The University of California Agriculture and Natural Resources is participating in eight booths at the 2013 World Ag Expo, which will run from Feb. 12-14 at the International Agri-Center in Tulare. Pavilion A will house a cluster of University of California booths: UC Cooperative Extension Tulare County (UCCE) at booth 1411 will be next to Kearney Agricultural Research and Extension Center (KARE) at booth 1412, and Agriculture and Natural Resources (ANR) will be across the walkway at booth 1513.
Lindcove Research and Extension Center and UC Riverside Department of Entomology will be helping the Citrus Research Board at booth L36. The UC Davis School of Veterinary Medicine and the UC Davis Veterinary Medicine Teaching and Research Center will be at booth 6014. Conservation Agriculture Systems Innovation Center will be sharing booth M54 with Wilcox Agri-products. The UC Davis College of Agricultural and Environmental Science will be at booth 8013.
The goal of all of the booths is increasing our visibility as well as increasing the public’s awareness of how UC ANR programs help ensure healthy food systems, healthy environments, healthy communities and healthy Californians by providing leadership and innovation through research, education and service.
- UCCE Tulare County will have publications on display; different advisors will be available at different times to answer questions. Tuesday will feature UCCE advisors Kevin Day, deciduous tree fruit, Neil O-Connell, citrus and avocado, and Julie Finzel, livestock and natural resources. Wednesday will feature UCCE advisors Elizabeth Fichtner, nuts, olives and dried plums, Carol Frate, alfalfa, dry Beans, corn and oil crops, and Michelle Le Strange, vegetables, weed control, turf and landscape. Thursday will feature UCCE advisors Manuel Jimenez, vegetables and integrated pest management, Cathi Lamp, nutrition, family and consumer sciences, and Steve Wright, cotton, winter cereals, and weed control.
- KARE will have a TV monitor with slides of KARE’s research and extension programs; an interactive GIS computer program; and interactive displays of pests and beneficial organisms. Kearney director Jeffery Dahlberg and KARE research staff will be available all week to answer questions about research and extension programs at KARE. Other KARE specialists, advisors and staff will be available for shorter periods. An ‘Ag Warrior’ intern plans to staff the booth as well. The World Ag Expo’s Ag Warriors program prepares returning veterans for careers in the agriculture industry.
- ANR will be displaying and selling ANR publications and have an interactive integrated pest management touch-screen kiosk for home and pest control.
- Citrus entomology, affiliated with Lindcove and UC Riverside Entomology, will have an interactive display of citrus pests, disease, varieties, and integrated pest management technologies in conjunction with the Citrus Research Board.
- CASI will have a display of conservation agriculture systems, practices and impact.
- UC Davis School of Veterinary Medicine and Veterinary Medicine Teaching and Research Center will provide brochures on the fourth-year veterinarian student clinical rotations and research programs; videos of veterinarian students on the farm; informational handouts on the SMV’s Doctorate of Veterinary Medicine programs; careers in veterinary medicine; and VMTRC’s dairy production medicine program.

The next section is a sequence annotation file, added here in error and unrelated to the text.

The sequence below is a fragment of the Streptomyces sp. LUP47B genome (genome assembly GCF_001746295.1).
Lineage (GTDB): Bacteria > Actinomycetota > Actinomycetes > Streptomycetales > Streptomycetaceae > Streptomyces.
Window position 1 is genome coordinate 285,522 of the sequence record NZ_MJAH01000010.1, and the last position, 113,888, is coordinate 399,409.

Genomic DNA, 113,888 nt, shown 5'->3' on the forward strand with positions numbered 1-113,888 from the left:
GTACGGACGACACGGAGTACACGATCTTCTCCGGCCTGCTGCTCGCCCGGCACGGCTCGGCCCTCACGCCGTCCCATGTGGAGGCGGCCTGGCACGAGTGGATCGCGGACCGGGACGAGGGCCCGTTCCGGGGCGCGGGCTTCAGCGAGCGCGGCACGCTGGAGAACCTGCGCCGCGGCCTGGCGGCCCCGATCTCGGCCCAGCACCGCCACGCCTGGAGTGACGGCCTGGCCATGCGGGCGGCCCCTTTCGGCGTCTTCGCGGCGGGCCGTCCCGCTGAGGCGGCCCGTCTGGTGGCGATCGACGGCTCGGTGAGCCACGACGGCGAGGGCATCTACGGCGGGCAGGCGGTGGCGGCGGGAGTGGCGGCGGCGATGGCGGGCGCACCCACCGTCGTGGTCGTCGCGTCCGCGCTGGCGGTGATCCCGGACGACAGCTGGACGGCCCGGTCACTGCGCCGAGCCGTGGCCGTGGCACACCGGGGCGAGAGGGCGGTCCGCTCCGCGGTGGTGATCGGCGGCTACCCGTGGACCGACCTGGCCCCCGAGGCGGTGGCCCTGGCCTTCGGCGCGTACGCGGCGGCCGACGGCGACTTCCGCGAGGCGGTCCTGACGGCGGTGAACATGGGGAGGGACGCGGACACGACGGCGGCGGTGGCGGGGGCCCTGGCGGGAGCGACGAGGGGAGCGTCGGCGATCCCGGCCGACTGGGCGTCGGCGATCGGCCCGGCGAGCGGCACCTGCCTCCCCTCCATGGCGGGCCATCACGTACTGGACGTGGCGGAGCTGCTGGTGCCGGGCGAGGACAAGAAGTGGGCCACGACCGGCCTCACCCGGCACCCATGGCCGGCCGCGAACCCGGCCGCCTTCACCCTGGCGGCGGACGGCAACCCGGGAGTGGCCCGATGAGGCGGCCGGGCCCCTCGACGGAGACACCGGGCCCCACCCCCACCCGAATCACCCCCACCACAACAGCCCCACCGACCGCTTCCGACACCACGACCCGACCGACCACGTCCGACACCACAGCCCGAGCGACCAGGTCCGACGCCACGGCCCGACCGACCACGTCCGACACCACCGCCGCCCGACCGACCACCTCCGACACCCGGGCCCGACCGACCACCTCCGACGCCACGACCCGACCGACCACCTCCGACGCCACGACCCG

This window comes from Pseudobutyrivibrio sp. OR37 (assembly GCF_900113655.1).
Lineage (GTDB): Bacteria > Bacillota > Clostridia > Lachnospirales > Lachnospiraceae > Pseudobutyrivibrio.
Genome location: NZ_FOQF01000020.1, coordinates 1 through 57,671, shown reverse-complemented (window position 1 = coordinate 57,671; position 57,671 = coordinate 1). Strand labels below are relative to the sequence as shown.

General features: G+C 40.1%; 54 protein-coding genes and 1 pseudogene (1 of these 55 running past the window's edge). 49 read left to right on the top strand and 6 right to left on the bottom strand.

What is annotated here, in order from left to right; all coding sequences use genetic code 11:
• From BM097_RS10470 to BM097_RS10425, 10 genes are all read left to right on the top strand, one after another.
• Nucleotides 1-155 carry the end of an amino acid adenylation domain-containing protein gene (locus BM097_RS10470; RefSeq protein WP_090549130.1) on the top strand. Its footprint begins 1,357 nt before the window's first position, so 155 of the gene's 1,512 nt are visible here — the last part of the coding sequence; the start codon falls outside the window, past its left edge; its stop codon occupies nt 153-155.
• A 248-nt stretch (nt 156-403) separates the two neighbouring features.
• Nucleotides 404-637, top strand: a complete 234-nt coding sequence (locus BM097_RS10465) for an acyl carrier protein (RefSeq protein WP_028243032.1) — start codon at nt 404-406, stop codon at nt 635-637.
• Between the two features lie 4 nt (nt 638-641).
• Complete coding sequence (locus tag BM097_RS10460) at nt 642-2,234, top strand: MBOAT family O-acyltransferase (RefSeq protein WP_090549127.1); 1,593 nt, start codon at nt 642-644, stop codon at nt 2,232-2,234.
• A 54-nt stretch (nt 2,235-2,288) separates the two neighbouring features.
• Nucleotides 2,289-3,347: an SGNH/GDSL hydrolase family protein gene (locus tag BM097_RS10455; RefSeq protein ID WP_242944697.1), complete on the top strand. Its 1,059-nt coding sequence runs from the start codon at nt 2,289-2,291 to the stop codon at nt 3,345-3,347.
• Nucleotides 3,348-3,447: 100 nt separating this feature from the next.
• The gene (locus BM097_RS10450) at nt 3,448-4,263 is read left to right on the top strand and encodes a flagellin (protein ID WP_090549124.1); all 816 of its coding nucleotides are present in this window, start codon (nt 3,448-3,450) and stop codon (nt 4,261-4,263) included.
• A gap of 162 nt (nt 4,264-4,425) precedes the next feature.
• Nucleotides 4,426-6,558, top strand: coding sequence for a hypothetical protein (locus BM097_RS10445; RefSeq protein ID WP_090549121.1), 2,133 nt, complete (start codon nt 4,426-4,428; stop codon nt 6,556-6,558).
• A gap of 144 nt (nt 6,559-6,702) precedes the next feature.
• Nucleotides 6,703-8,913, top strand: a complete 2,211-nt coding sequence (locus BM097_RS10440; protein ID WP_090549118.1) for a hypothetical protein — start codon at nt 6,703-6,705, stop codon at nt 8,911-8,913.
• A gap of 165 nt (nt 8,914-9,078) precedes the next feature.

- The UC Davis College of Agriculture and Environmental Sciences will have several interactive media displays. IPads will showcase the college’s information, including majors, internship opportunities, facilities, and ways to get involved on campus. Videos that showcase the university and the students will be on iPads and an overhead TV monitor. Current students (Aggie Ambassadors) will be in attendance and available to answer questions about student life, programs they are involved in, and their majors.
We will probably have something that interests you, so please come and join us!
- Author: Jeannette E. Warnert
Anaheim boasted a thriving wine industry in the late 1800s, before an unnamed affliction killed 40,000 acres of the grapevines and put 50 wineries out of business. The problem was later found to have been Pierce’s disease of grapevines. Would Anaheim be wine country today if it weren’t for Pierce’s disease? Probably not, but the sad fate of this Southern California wine industry underscores the importance of controlling the disease and the insects that spread it in California’s thriving grape growing regions.
GWSS has turned out to be a very efficient vector of Xyella fastidiosa, the bacterium that causes Pierce’s disease in grapes. When GWSS made their way to places where scientists believed the bacterium didn’t exist, such as Kern County, grapevines began to express symptoms of the disease. The county agricultural commissioners in the San Joaquin Valley have been working tirelessly over the last 10 years to keep glassy-winged sharpshooters out of grape growing regions to protect a very valuable economic driver. In Fresno County alone, where grapes are the No. 1 agricultural commodity, the crop was worth $961 million in 2011.
Despite the efforts to contain GWSS in Fresno County, the pest is spreading very gradually south and east of the Fresno-Clovis metropolitan area into commercial vineyards and orchards.
“Cooperation by urban residents where we find GWSS has been great,” said Fred Rinder of the Fresno County Agricultural Commissioner’s office. Nevertheless, in 2012, GWSS was found spreading out in Kerman, Parlier, Sanger and Kingsburg.
Stephen Vasquez, UC Cooperative Extension advisor in Fresno County, fears local grape farmers have become complacent about glassy-winged sharpshooter and Pierce’s disease, even though all grapes are susceptible. The best way to control its spread, he said, is to monitor and manage sharpshooter vectors and remove and replace vines that have tested positive for Xylella fastidiosa.
“Be vigilant. Learn the symptoms and train crews and workers,” Vasquez said. “Pierce’s disease has been around for a long time and GWSS has been here more than a decade, but we still haven’t had that marriage of the two. That is potentially devastating.”